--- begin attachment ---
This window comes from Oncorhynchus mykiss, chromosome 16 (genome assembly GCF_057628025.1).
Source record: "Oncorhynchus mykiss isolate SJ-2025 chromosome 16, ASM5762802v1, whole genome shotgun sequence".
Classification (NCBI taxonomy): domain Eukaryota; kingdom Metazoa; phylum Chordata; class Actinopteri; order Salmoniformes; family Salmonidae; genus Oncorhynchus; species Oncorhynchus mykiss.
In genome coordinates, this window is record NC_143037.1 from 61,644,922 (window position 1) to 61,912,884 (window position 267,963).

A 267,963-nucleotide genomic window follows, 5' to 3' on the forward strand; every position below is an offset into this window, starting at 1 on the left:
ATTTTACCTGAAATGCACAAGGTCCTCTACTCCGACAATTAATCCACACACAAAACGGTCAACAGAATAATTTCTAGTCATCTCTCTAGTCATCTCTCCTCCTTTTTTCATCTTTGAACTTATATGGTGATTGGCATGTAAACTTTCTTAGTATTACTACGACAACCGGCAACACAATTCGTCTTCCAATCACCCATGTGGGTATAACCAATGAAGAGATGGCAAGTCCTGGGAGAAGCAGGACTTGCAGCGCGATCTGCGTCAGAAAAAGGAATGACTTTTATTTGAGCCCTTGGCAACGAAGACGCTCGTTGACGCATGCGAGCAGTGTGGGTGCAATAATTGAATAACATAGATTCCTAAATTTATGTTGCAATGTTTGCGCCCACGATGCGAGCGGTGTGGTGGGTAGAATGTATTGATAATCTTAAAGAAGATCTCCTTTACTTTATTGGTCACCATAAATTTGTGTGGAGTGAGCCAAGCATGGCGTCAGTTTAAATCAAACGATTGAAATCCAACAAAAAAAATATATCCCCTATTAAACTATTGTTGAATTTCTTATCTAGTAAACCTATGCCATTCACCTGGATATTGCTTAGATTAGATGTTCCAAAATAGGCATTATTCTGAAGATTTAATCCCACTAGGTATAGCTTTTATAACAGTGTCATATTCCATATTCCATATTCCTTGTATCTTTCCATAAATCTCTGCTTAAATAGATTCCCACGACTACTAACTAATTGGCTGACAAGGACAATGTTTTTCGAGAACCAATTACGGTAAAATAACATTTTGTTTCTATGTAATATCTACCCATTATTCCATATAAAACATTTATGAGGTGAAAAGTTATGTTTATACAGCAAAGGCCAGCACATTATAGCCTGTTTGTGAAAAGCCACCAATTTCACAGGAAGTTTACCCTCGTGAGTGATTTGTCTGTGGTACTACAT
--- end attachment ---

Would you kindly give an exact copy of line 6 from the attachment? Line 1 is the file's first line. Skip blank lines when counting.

ATTTTACCTGAAATGCACAAGGTCCTCTACTCCGACAATTAATCCACACACAAAACGGTCAACAGAATAATTTCTAGTCATCTCTCTAGTCATCTCTCCTCCTTTTTTCATCTTTGAACTTATATGGTGATTGGCATGTAAACTTTCTTAGTATTACTACGACAACCGGCAACACAATTCGTCTTCCAATCACCCATGTGGGTATAACCAATGAAGAGATGGCAAGTCCTGGGAGAAGCAGGACTTGCAGCGCGATCTGCGTCAGAAAAAGGAATGACTTTTATTTGAGCCCTTGGCAACGAAGACGCTCGTTGACGCATGCGAGCAGTGTGGGTGCAATAATTGAATAACATAGATTCCTAAATTTATGTTGCAATGTTTGCGCCCACGATGCGAGCGGTGTGGTGGGTAGAATGTATTGATAATCTTAAAGAAGATCTCCTTTACTTTATTGGTCACCATAAATTTGTGTGGAGTGAGCCAAGCATGGCGTCAGTTTAAATCAAACGATTGAAATCCAACAAAAAAAATATATCCCCTATTAAACTATTGTTGAATTTCTTATCTAGTAAACCTATGCCATTCACCTGGATATTGCTTAGATTAGATGTTCCAAAATAGGCATTATTCTGAAGATTTAATCCCACTAGGTATAGCTTTTATAACAGTGTCATATTCCATATTCCATATTCCTTGTATCTTTCCATAAATCTCTGCTTAAATAGATTCCCACGACTACTAACTAATTGGCTGACAAGGACAATGTTTTTCGAGAACCAATTACGGTAAAATAACATTTTGTTTCTATGTAATATCTACCCATTATTCCATATAAAACATTTATGAGGTGAAAAGTTATGTTTATACAGCAAAGGCCAGCACATTATAGCCTGTTTGTGAAAAGCCACCAATTTCACAGGAAGTTTACCCTCGTGAGTGATTTGTCTGTGGTACTACAT